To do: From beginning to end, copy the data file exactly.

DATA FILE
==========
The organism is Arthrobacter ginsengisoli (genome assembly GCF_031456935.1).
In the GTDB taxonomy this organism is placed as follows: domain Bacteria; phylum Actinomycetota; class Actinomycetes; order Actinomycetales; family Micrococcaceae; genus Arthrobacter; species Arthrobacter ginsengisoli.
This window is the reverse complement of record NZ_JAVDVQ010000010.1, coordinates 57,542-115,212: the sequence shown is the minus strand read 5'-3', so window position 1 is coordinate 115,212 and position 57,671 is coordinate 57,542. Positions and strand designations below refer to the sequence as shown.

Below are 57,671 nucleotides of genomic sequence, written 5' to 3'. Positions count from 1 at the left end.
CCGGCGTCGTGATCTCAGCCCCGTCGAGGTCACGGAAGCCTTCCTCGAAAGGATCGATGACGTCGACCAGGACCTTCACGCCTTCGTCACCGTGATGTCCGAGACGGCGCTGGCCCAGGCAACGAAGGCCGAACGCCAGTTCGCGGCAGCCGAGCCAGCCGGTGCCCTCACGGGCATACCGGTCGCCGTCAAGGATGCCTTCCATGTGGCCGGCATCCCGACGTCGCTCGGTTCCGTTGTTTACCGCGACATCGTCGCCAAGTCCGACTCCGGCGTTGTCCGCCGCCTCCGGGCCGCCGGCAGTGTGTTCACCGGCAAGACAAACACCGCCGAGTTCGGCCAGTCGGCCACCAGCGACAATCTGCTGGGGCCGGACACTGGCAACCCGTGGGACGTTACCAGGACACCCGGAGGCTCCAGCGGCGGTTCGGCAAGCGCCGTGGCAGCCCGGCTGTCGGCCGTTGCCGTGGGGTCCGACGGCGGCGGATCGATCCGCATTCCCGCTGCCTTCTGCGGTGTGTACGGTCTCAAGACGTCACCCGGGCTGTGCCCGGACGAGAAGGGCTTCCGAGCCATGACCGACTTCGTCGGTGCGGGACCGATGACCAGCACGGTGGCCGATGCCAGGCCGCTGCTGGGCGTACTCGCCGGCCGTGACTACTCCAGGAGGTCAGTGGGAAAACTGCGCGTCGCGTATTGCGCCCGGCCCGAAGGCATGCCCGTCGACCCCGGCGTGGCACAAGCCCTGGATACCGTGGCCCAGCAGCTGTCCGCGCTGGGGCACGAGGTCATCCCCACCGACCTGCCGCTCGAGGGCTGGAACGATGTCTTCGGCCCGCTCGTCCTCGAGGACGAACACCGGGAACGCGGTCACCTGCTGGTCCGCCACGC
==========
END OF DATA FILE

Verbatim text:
The organism is Arthrobacter ginsengisoli (genome assembly GCF_031456935.1).
In the GTDB taxonomy this organism is placed as follows: domain Bacteria; phylum Actinomycetota; class Actinomycetes; order Actinomycetales; family Micrococcaceae; genus Arthrobacter; species Arthrobacter ginsengisoli.
This window is the reverse complement of record NZ_JAVDVQ010000010.1, coordinates 57,542-115,212: the sequence shown is the minus strand read 5'-3', so window position 1 is coordinate 115,212 and position 57,671 is coordinate 57,542. Positions and strand designations below refer to the sequence as shown.

Below are 57,671 nucleotides of genomic sequence, written 5' to 3'. Positions count from 1 at the left end.
CCGGCGTCGTGATCTCAGCCCCGTCGAGGTCACGGAAGCCTTCCTCGAAAGGATCGATGACGTCGACCAGGACCTTCACGCCTTCGTCACCGTGATGTCCGAGACGGCGCTGGCCCAGGCAACGAAGGCCGAACGCCAGTTCGCGGCAGCCGAGCCAGCCGGTGCCCTCACGGGCATACCGGTCGCCGTCAAGGATGCCTTCCATGTGGCCGGCATCCCGACGTCGCTCGGTTCCGTTGTTTACCGCGACATCGTCGCCAAGTCCGACTCCGGCGTTGTCCGCCGCCTCCGGGCCGCCGGCAGTGTGTTCACCGGCAAGACAAACACCGCCGAGTTCGGCCAGTCGGCCACCAGCGACAATCTGCTGGGGCCGGACACTGGCAACCCGTGGGACGTTACCAGGACACCCGGAGGCTCCAGCGGCGGTTCGGCAAGCGCCGTGGCAGCCCGGCTGTCGGCCGTTGCCGTGGGGTCCGACGGCGGCGGATCGATCCGCATTCCCGCTGCCTTCTGCGGTGTGTACGGTCTCAAGACGTCACCCGGGCTGTGCCCGGACGAGAAGGGCTTCCGAGCCATGACCGACTTCGTCGGTGCGGGACCGATGACCAGCACGGTGGCCGATGCCAGGCCGCTGCTGGGCGTACTCGCCGGCCGTGACTACTCCAGGAGGTCAGTGGGAAAACTGCGCGTCGCGTATTGCGCCCGGCCCGAAGGCATGCCCGTCGACCCCGGCGTGGCACAAGCCCTGGATACCGTGGCCCAGCAGCTGTCCGCGCTGGGGCACGAGGTCATCCCCACCGACCTGCCGCTCGAGGGCTGGAACGATGTCTTCGGCCCGCTCGTCCTCGAGGACGAACACCGGGAACGCGGTCACCTGCTGGTCCGCCACGC